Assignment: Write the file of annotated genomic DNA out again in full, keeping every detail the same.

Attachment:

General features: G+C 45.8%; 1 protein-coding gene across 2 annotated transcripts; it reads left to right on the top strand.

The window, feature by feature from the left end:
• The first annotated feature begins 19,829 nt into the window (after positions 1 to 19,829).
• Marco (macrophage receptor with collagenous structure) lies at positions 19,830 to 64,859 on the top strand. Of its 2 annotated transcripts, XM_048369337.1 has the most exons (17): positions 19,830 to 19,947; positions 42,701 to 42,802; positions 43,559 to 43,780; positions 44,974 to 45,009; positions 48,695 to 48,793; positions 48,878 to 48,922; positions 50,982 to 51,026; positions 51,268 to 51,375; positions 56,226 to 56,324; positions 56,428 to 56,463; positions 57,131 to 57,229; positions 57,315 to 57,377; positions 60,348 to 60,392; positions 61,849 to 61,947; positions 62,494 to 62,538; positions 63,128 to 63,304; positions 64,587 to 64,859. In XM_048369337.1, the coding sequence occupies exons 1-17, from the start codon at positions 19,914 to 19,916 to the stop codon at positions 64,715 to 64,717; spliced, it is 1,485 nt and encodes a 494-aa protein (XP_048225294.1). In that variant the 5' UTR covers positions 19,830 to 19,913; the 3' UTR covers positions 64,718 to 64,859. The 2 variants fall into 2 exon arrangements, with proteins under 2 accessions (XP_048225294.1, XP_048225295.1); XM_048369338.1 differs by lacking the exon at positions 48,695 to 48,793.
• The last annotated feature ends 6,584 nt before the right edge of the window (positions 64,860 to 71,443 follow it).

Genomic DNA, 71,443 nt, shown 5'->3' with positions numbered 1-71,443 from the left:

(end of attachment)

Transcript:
General features: G+C 45.8%; 1 protein-coding gene across 2 annotated transcripts; it reads left to right on the top strand.

The window, feature by feature from the left end:
• The first annotated feature begins 19,829 nt into the window (after positions 1 to 19,829).
• Marco (macrophage receptor with collagenous structure) lies at positions 19,830 to 64,859 on the top strand. Of its 2 annotated transcripts, XM_048369337.1 has the most exons (17): positions 19,830 to 19,947; positions 42,701 to 42,802; positions 43,559 to 43,780; positions 44,974 to 45,009; positions 48,695 to 48,793; positions 48,878 to 48,922; positions 50,982 to 51,026; positions 51,268 to 51,375; positions 56,226 to 56,324; positions 56,428 to 56,463; positions 57,131 to 57,229; positions 57,315 to 57,377; positions 60,348 to 60,392; positions 61,849 to 61,947; positions 62,494 to 62,538; positions 63,128 to 63,304; positions 64,587 to 64,859. In XM_048369337.1, the coding sequence occupies exons 1-17, from the start codon at positions 19,914 to 19,916 to the stop codon at positions 64,715 to 64,717; spliced, it is 1,485 nt and encodes a 494-aa protein (XP_048225294.1). In that variant the 5' UTR covers positions 19,830 to 19,913; the 3' UTR covers positions 64,718 to 64,859. The 2 variants fall into 2 exon arrangements, with proteins under 2 accessions (XP_048225294.1, XP_048225295.1); XM_048369338.1 differs by lacking the exon at positions 48,695 to 48,793.
• The last annotated feature ends 6,584 nt before the right edge of the window (positions 64,860 to 71,443 follow it).

Genomic DNA, 71,443 nt, shown 5'->3' with positions numbered 1-71,443 from the left: